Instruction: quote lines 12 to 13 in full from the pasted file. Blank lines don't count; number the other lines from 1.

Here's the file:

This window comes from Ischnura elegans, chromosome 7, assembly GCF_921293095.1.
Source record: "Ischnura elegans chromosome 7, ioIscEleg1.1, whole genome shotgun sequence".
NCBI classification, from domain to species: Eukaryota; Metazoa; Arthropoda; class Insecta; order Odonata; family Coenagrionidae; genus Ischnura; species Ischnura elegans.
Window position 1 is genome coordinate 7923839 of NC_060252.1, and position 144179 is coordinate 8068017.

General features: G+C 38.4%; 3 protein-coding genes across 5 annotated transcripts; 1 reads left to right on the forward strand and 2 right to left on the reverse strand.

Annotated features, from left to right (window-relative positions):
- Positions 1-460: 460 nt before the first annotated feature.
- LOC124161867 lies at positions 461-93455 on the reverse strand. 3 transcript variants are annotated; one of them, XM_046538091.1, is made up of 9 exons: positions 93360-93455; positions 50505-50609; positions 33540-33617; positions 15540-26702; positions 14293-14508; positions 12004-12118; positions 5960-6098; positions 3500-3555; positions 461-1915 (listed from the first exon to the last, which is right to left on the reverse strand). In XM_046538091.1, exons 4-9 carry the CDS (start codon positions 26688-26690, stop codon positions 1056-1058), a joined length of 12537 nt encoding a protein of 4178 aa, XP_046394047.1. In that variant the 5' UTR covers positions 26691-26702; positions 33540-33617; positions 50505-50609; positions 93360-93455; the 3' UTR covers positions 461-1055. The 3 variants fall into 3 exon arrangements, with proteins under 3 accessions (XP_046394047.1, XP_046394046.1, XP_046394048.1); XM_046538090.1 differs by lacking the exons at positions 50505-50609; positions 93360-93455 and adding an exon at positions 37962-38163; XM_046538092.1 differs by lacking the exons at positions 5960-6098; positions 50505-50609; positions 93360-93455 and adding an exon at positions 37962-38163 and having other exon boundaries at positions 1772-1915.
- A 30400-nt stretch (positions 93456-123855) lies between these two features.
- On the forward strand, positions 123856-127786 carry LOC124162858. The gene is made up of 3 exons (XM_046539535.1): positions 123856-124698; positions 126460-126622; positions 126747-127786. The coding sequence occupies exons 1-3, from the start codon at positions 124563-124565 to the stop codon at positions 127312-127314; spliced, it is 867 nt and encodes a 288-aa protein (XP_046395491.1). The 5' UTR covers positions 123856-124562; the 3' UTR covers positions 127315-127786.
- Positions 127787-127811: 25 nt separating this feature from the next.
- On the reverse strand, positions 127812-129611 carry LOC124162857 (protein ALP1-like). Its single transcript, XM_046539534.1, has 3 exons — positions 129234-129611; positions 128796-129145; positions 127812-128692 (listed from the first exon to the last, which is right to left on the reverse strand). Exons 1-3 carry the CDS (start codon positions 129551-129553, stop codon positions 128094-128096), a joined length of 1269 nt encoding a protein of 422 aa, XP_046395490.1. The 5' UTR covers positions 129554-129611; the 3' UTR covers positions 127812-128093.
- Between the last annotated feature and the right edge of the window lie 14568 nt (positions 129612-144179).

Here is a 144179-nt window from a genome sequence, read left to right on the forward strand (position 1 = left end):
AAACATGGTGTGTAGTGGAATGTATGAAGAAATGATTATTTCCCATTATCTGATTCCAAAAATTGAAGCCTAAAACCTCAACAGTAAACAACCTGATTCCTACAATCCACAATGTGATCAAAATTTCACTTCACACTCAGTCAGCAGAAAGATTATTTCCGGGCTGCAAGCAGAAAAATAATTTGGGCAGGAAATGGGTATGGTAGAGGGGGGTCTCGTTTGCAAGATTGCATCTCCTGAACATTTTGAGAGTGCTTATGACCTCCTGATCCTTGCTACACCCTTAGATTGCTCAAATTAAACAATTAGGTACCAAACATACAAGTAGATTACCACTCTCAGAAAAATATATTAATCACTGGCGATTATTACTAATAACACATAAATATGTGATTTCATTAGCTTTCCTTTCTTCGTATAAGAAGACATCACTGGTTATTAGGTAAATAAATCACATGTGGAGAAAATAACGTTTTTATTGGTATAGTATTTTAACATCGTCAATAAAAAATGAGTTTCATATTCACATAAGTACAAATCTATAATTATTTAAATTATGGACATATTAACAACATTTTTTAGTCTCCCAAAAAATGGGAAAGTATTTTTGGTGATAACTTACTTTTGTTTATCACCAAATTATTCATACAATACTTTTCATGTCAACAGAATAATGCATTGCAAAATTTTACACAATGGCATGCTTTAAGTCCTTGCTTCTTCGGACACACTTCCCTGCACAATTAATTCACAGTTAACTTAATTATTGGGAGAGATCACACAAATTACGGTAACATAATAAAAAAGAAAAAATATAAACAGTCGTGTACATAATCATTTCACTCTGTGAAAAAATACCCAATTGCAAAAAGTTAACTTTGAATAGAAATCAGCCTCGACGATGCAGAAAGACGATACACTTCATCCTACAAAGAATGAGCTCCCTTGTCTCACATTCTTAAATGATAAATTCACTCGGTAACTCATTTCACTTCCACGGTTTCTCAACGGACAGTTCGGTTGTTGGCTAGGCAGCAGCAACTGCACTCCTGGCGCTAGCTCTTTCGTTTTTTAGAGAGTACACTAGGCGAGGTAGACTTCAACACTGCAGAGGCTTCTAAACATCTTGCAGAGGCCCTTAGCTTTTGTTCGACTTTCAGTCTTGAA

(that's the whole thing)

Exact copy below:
- On the reverse strand, positions 127812-129611 carry LOC124162857 (protein ALP1-like). Its single transcript, XM_046539534.1, has 3 exons — positions 129234-129611; positions 128796-129145; positions 127812-128692 (listed from the first exon to the last, which is right to left on the reverse strand). Exons 1-3 carry the CDS (start codon positions 129551-129553, stop codon positions 128094-128096), a joined length of 1269 nt encoding a protein of 422 aa, XP_046395490.1. The 5' UTR covers positions 129554-129611; the 3' UTR covers positions 127812-128093.
- Between the last annotated feature and the right edge of the window lie 14568 nt (positions 129612-144179).